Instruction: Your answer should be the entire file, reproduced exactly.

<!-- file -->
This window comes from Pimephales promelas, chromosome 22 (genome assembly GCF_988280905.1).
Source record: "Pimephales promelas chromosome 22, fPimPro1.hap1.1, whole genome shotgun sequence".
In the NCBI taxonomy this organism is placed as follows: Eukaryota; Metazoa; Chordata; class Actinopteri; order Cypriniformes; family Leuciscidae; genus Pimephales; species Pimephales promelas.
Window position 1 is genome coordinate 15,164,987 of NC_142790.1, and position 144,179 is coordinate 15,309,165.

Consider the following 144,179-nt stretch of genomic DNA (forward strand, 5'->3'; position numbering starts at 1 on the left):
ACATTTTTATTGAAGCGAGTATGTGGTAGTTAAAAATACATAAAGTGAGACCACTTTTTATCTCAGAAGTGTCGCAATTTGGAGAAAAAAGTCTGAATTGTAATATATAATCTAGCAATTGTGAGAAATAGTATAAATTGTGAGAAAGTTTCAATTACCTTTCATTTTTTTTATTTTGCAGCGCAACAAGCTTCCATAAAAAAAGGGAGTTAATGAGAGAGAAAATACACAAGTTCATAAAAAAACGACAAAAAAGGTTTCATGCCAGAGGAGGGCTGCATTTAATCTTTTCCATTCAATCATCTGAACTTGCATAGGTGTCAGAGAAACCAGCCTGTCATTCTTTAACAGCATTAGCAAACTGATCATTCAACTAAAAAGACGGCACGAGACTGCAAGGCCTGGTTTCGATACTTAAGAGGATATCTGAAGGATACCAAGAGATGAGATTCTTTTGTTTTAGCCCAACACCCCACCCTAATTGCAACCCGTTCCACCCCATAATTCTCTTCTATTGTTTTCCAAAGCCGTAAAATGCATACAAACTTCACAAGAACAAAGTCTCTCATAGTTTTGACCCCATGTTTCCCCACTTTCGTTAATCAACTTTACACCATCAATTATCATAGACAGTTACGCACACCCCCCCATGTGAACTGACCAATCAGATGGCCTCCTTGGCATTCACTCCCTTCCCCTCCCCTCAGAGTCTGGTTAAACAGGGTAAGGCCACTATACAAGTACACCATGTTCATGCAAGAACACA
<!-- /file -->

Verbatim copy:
This window comes from Pimephales promelas, chromosome 22 (genome assembly GCF_988280905.1).
Source record: "Pimephales promelas chromosome 22, fPimPro1.hap1.1, whole genome shotgun sequence".
In the NCBI taxonomy this organism is placed as follows: Eukaryota; Metazoa; Chordata; class Actinopteri; order Cypriniformes; family Leuciscidae; genus Pimephales; species Pimephales promelas.
Window position 1 is genome coordinate 15,164,987 of NC_142790.1, and position 144,179 is coordinate 15,309,165.

Consider the following 144,179-nt stretch of genomic DNA (forward strand, 5'->3'; position numbering starts at 1 on the left):
ACATTTTTATTGAAGCGAGTATGTGGTAGTTAAAAATACATAAAGTGAGACCACTTTTTATCTCAGAAGTGTCGCAATTTGGAGAAAAAAGTCTGAATTGTAATATATAATCTAGCAATTGTGAGAAATAGTATAAATTGTGAGAAAGTTTCAATTACCTTTCATTTTTTTTATTTTGCAGCGCAACAAGCTTCCATAAAAAAAGGGAGTTAATGAGAGAGAAAATACACAAGTTCATAAAAAAACGACAAAAAAGGTTTCATGCCAGAGGAGGGCTGCATTTAATCTTTTCCATTCAATCATCTGAACTTGCATAGGTGTCAGAGAAACCAGCCTGTCATTCTTTAACAGCATTAGCAAACTGATCATTCAACTAAAAAGACGGCACGAGACTGCAAGGCCTGGTTTCGATACTTAAGAGGATATCTGAAGGATACCAAGAGATGAGATTCTTTTGTTTTAGCCCAACACCCCACCCTAATTGCAACCCGTTCCACCCCATAATTCTCTTCTATTGTTTTCCAAAGCCGTAAAATGCATACAAACTTCACAAGAACAAAGTCTCTCATAGTTTTGACCCCATGTTTCCCCACTTTCGTTAATCAACTTTACACCATCAATTATCATAGACAGTTACGCACACCCCCCCATGTGAACTGACCAATCAGATGGCCTCCTTGGCATTCACTCCCTTCCCCTCCCCTCAGAGTCTGGTTAAACAGGGTAAGGCCACTATACAAGTACACCATGTTCATGCAAGAACACA